New Zealand’s public service will undergo the “biggest shake-up in 30 years” which will involve replacing its underpinning legislation and, according to Minister for State Services Chris Hipkins, breaking down the lines between bureaucratic silos like never before.
“A public service that is more fleet-footed and can shift its focus to where it will make the most difference” is the end goal, Hipkins said.
The current State Sector Act 1988 will be replaced with a new Public Service Act to support major changes including the establishment of a series of boards made up of agency heads, which will be accountable to a single minister and receive direct budget allocations for specific jobs like reducing child poverty, improving mental health services or New Zealand’s contributions to addressing climate change.
Public servants would be “deployed as required” across the system, according to the minister, who said the reforms would mean they were better placed to operate in “a fast changing and unpredictable context” marked by rapid social, demographic and technological change.
“When it comes to the really big and complex challenges it doesn’t work anymore to put a single agency on the job,” Hipkins said in a statement.
“These reforms will make groups of chief executives jointly accountable for delivering on complex government priorities. This can’t happen under the current Act.”
Informed by a public consultation process last year, the changes aim to support “genuine whole-of-government action – shifting agencies from working as single departments to working as one, unified public service, to quickly mobilise and tackle specific issues” and give public service leaders “collective responsibility” for the nation’s biggest policy challenges.
“We know the expectations and demands of New Zealanders have gone up,” Hipkins said, explaining the ideas behind the upcoming reforms in a speech yesterday.
“We know they expect to engage with government agencies and to access services in different ways. And they want what they want fast. Immediately. But it’s not just about moving with the technological times. As a country the issues we face have become bigger and more complex.”
The reform plan also promises to nurture a fundamental “spirit of service” within government, and embed long-standing public service principles in the new legislation, which has yet to be drafted and is expected to be introduced to parliament before the end of this year.
“Principles such as political neutrality, free and frank advice, and merit-based appointments are important [and] I believe these changes will have a unifying effect on the Public Service,” Hipkins said.
“They help safeguard the constitutional conventions governing the public service, promote ethical conduct, and enable cross-agency collaboration on services and outcomes for New Zealanders.”
The new legislation will also explicitly recognise the public service’s responsibility to help the government live up to the Crown’s side of the Treaty of Waitangi with the Māori people. “What is good for Māori is good for New Zealand,” Hipkins said. “The country is stronger when we improve outcomes for Māori.”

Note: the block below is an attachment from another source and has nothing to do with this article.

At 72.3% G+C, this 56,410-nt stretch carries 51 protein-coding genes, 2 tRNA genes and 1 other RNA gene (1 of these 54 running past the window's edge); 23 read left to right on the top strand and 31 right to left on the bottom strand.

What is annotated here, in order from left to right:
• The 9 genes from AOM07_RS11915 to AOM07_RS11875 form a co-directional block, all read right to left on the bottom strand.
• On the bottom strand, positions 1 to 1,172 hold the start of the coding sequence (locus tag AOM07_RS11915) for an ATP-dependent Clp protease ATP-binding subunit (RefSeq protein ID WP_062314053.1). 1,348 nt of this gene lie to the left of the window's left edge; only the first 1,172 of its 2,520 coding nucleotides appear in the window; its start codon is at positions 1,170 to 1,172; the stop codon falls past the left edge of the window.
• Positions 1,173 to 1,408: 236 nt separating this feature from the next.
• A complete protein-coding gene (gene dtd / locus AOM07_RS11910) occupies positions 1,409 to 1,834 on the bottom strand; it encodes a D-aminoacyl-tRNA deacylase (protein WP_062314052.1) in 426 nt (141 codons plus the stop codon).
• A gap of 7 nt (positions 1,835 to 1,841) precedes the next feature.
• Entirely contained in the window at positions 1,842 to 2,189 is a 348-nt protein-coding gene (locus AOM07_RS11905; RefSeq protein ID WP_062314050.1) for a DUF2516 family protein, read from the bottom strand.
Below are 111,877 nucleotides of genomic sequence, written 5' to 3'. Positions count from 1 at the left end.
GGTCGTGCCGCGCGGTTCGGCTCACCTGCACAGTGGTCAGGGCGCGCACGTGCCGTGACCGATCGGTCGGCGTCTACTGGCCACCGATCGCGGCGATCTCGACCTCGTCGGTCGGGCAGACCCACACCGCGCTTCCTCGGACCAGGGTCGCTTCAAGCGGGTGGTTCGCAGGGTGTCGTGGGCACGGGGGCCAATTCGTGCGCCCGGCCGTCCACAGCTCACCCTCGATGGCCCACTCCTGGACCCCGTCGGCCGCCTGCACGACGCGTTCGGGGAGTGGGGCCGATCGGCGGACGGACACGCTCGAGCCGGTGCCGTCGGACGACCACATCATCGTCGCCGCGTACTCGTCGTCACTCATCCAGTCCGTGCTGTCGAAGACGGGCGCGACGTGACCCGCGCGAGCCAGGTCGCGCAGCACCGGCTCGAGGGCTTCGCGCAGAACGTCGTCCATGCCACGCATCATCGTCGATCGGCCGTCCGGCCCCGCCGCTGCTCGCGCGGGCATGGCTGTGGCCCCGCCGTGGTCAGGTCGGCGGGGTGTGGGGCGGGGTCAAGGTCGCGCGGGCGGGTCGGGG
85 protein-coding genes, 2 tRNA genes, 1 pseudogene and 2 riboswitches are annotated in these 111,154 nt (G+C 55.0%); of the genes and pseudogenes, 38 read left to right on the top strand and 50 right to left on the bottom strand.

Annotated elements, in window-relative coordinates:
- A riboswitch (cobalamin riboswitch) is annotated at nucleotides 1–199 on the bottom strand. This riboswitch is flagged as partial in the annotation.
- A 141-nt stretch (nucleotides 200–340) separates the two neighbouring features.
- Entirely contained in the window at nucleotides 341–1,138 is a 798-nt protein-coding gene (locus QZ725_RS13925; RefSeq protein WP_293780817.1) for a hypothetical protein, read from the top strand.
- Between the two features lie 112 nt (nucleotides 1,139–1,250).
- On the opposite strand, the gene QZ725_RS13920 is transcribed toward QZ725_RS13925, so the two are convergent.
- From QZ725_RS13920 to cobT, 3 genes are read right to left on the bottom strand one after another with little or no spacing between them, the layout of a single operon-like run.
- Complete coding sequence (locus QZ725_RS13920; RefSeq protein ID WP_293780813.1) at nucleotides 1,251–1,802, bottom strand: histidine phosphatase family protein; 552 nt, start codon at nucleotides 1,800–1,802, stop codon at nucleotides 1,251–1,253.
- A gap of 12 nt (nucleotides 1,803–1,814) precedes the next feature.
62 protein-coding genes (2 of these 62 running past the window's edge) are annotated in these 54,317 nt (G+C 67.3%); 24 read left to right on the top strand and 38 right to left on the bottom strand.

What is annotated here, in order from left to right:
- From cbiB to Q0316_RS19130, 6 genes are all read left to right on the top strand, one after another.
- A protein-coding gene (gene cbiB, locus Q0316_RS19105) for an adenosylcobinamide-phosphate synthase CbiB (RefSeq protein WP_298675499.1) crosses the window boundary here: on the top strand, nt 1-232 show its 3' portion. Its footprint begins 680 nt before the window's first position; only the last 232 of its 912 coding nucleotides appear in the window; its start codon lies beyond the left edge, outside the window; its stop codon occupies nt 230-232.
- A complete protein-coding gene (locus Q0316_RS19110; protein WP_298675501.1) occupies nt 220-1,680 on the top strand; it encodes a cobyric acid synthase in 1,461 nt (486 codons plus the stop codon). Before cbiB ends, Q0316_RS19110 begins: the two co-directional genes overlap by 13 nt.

In the speech, Hipkins said the current model was far from broken.
“In fact, New Zealand’s public service has a strong, deserved international reputation for responsiveness to government, effectiveness and integrity. We are ranked second overall in 38 countries assessed on central civil service performance in the 2019 International Civil Service Effectiveness Index.
“Closer to home, the latest Kiwis Count Survey shows New Zealanders have increasing trust in the public service. Satisfaction with the provision of services is at a record high. But we know we can do better. The wellbeing challenges we’re focussing on cannot be solved in one budget – or even four or five. Public investment is a powerful lever for change, but it’s only one.”
Some public servants said they felt “a tension between their employment as public servants” and their desire to exercise a right to freedom of political expression during the consultation process, he added.
“The changes we’re making to the Act will reaffirm that public servants have the same civil and political rights as all New Zealanders to engage in democratic protest, be active in political parties and engage in civil and political debate, except of course if their work as public servants is connected with the subject of the protest,” said the minister.
“When the Act is introduced, the Public Service Commissioner will issue guidance on the rights and responsibilities of public servants. And it will address the rights of public servants to freedom of political expression in their private lives.”
The main reforms include five agenda items, each of which is explained more in a series of cabinet papers published by the government this month: a unified public service; strengthening the Crown-Māori relationship; employment and workforce changes; leadership; and organisational structures.
Another cabinet paper explains related changes to how the NZ public service operates in local communities and regional areas.
The opposition attacked the plan, saying it would be costly and cause too much public spending in Wellington, and said rebranding the State Services Commission to the Public Service Commission was pointless, although it supported some elements of the proposed changes.